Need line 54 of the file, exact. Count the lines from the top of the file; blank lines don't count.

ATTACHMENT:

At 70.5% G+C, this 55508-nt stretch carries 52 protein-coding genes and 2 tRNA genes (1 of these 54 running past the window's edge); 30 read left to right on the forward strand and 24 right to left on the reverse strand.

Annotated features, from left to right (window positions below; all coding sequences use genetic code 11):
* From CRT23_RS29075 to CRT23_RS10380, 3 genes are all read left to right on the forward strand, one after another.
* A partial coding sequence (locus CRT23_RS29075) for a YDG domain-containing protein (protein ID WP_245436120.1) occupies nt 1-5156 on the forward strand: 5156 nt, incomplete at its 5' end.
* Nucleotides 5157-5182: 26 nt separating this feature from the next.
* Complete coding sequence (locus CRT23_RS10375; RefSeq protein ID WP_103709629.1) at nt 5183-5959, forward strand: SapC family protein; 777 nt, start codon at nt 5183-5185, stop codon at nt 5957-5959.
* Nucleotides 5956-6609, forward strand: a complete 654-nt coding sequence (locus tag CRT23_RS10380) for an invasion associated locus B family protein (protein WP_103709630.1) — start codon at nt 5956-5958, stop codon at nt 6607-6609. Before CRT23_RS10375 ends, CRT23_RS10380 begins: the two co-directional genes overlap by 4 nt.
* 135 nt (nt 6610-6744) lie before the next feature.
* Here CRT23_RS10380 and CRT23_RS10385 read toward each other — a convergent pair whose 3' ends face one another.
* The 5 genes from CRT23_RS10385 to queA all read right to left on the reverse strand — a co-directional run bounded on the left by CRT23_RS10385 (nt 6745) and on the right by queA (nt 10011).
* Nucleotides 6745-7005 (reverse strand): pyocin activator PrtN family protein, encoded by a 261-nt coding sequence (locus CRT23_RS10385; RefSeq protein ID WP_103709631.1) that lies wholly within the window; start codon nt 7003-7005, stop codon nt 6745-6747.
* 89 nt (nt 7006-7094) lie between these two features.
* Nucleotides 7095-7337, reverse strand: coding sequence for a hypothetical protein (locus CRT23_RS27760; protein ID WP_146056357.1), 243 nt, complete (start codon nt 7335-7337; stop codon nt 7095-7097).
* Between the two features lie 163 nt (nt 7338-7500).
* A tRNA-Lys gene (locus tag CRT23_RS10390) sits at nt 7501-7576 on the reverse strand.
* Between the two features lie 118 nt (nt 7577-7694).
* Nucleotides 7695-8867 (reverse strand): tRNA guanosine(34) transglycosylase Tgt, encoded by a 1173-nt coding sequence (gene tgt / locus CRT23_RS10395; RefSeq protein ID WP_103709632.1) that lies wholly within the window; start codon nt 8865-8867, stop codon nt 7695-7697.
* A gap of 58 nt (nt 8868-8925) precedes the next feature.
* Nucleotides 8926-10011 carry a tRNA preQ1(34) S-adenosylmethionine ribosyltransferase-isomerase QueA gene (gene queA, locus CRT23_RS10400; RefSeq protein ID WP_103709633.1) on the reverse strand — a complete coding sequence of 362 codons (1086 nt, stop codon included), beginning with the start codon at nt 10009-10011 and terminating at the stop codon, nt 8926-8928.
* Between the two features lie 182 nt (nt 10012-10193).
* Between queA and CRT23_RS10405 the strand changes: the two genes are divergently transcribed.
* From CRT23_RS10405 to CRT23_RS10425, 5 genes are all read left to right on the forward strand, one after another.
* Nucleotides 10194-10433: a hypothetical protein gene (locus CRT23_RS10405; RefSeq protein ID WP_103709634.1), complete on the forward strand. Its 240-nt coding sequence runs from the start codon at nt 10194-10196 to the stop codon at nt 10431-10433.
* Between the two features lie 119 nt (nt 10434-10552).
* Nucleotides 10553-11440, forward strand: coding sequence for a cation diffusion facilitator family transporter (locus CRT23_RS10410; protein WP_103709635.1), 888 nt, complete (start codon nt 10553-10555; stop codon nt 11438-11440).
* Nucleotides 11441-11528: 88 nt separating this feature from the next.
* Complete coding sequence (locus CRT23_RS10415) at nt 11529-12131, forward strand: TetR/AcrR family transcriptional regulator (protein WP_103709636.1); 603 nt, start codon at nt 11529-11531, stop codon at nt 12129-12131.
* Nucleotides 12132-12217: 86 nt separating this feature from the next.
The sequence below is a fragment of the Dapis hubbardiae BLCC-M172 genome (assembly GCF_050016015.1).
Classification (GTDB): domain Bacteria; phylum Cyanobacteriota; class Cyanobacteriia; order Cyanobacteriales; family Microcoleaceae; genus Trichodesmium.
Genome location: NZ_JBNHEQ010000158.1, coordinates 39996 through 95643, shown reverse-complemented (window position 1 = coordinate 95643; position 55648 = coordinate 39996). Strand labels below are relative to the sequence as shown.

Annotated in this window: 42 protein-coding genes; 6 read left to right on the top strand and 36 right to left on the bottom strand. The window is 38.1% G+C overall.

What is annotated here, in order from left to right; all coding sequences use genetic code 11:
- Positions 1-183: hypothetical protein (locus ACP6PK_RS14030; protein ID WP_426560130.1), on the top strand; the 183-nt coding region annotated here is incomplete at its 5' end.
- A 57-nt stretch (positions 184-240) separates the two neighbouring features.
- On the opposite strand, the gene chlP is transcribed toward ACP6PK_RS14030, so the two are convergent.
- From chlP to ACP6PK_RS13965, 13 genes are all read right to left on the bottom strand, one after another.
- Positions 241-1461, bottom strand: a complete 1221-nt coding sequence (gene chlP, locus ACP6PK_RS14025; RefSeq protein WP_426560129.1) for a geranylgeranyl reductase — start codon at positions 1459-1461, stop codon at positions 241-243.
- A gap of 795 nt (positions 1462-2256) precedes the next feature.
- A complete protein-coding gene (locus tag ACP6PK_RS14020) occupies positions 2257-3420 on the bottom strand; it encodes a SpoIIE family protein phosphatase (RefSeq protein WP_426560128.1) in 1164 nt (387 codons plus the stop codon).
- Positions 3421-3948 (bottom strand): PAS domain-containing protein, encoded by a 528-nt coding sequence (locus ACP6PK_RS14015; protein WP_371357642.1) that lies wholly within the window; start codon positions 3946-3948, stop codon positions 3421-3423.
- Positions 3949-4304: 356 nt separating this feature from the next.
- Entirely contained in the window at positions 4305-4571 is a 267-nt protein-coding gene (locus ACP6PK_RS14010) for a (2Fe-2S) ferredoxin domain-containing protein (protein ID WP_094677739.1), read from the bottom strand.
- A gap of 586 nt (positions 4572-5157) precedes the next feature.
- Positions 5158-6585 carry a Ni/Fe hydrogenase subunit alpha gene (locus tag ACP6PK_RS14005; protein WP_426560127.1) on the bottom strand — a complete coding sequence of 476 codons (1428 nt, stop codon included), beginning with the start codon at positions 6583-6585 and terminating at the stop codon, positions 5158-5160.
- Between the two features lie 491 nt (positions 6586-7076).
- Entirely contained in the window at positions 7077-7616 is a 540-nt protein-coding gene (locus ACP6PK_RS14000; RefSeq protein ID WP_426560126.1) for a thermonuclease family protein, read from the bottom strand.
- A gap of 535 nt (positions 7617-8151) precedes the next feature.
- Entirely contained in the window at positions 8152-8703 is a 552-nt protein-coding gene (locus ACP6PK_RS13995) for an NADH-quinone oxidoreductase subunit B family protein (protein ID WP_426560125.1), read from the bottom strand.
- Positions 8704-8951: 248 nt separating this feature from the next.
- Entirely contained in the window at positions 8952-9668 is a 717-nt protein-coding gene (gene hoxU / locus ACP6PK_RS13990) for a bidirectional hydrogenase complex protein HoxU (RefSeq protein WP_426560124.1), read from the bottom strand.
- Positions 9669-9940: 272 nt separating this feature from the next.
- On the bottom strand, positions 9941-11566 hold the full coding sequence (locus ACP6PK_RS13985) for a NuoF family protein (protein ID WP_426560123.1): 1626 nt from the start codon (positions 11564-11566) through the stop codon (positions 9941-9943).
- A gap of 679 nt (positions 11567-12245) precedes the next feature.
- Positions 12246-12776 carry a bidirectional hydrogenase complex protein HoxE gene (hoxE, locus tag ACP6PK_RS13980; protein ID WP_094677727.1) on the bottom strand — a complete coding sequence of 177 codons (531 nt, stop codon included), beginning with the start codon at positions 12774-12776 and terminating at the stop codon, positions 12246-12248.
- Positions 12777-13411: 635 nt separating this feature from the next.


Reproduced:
- A gap of 679 nt (positions 11567-12245) precedes the next feature.